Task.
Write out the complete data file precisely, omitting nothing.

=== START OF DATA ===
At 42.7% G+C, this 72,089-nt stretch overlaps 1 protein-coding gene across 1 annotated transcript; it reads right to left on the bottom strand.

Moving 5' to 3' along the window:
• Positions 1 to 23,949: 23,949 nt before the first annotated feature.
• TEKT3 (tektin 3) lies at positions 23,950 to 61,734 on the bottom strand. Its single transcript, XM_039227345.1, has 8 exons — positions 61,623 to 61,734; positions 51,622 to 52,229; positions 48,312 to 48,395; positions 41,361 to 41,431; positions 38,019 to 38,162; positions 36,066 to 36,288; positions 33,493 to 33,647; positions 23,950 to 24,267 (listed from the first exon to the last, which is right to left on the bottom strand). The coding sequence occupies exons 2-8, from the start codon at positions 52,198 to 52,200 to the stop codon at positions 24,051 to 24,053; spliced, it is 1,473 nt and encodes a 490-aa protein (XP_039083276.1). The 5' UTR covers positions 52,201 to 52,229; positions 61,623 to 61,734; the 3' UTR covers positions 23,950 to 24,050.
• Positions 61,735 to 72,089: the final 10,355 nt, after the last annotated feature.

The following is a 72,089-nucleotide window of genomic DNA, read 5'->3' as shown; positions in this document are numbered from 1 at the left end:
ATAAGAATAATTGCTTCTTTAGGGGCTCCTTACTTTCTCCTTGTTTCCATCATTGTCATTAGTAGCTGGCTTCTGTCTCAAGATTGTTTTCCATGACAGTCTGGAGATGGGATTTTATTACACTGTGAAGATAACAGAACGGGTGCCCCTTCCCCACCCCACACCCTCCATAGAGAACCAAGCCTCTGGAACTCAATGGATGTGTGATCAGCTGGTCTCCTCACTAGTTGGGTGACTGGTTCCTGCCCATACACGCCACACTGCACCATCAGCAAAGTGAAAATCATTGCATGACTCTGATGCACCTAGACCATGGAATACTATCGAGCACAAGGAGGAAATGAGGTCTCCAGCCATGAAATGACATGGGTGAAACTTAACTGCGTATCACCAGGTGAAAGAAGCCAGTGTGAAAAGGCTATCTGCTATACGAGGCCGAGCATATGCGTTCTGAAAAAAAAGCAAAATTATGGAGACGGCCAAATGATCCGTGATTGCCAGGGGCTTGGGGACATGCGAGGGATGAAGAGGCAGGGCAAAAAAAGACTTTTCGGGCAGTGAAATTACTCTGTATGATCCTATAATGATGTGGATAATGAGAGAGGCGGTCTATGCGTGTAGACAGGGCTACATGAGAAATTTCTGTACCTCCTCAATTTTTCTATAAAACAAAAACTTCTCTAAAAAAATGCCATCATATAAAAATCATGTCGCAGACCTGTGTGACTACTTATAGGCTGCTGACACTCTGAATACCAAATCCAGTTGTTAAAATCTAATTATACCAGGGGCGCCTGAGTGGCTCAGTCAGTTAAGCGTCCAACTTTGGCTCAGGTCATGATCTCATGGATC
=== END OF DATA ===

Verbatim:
At 42.7% G+C, this 72,089-nt stretch overlaps 1 protein-coding gene across 1 annotated transcript; it reads right to left on the bottom strand.

Moving 5' to 3' along the window:
• Positions 1 to 23,949: 23,949 nt before the first annotated feature.
• TEKT3 (tektin 3) lies at positions 23,950 to 61,734 on the bottom strand. Its single transcript, XM_039227345.1, has 8 exons — positions 61,623 to 61,734; positions 51,622 to 52,229; positions 48,312 to 48,395; positions 41,361 to 41,431; positions 38,019 to 38,162; positions 36,066 to 36,288; positions 33,493 to 33,647; positions 23,950 to 24,267 (listed from the first exon to the last, which is right to left on the bottom strand). The coding sequence occupies exons 2-8, from the start codon at positions 52,198 to 52,200 to the stop codon at positions 24,051 to 24,053; spliced, it is 1,473 nt and encodes a 490-aa protein (XP_039083276.1). The 5' UTR covers positions 52,201 to 52,229; positions 61,623 to 61,734; the 3' UTR covers positions 23,950 to 24,050.
• Positions 61,735 to 72,089: the final 10,355 nt, after the last annotated feature.

The following is a 72,089-nucleotide window of genomic DNA, read 5'->3' as shown; positions in this document are numbered from 1 at the left end:
ATAAGAATAATTGCTTCTTTAGGGGCTCCTTACTTTCTCCTTGTTTCCATCATTGTCATTAGTAGCTGGCTTCTGTCTCAAGATTGTTTTCCATGACAGTCTGGAGATGGGATTTTATTACACTGTGAAGATAACAGAACGGGTGCCCCTTCCCCACCCCACACCCTCCATAGAGAACCAAGCCTCTGGAACTCAATGGATGTGTGATCAGCTGGTCTCCTCACTAGTTGGGTGACTGGTTCCTGCCCATACACGCCACACTGCACCATCAGCAAAGTGAAAATCATTGCATGACTCTGATGCACCTAGACCATGGAATACTATCGAGCACAAGGAGGAAATGAGGTCTCCAGCCATGAAATGACATGGGTGAAACTTAACTGCGTATCACCAGGTGAAAGAAGCCAGTGTGAAAAGGCTATCTGCTATACGAGGCCGAGCATATGCGTTCTGAAAAAAAAGCAAAATTATGGAGACGGCCAAATGATCCGTGATTGCCAGGGGCTTGGGGACATGCGAGGGATGAAGAGGCAGGGCAAAAAAAGACTTTTCGGGCAGTGAAATTACTCTGTATGATCCTATAATGATGTGGATAATGAGAGAGGCGGTCTATGCGTGTAGACAGGGCTACATGAGAAATTTCTGTACCTCCTCAATTTTTCTATAAAACAAAAACTTCTCTAAAAAAATGCCATCATATAAAAATCATGTCGCAGACCTGTGTGACTACTTATAGGCTGCTGACACTCTGAATACCAAATCCAGTTGTTAAAATCTAATTATACCAGGGGCGCCTGAGTGGCTCAGTCAGTTAAGCGTCCAACTTTGGCTCAGGTCATGATCTCATGGATC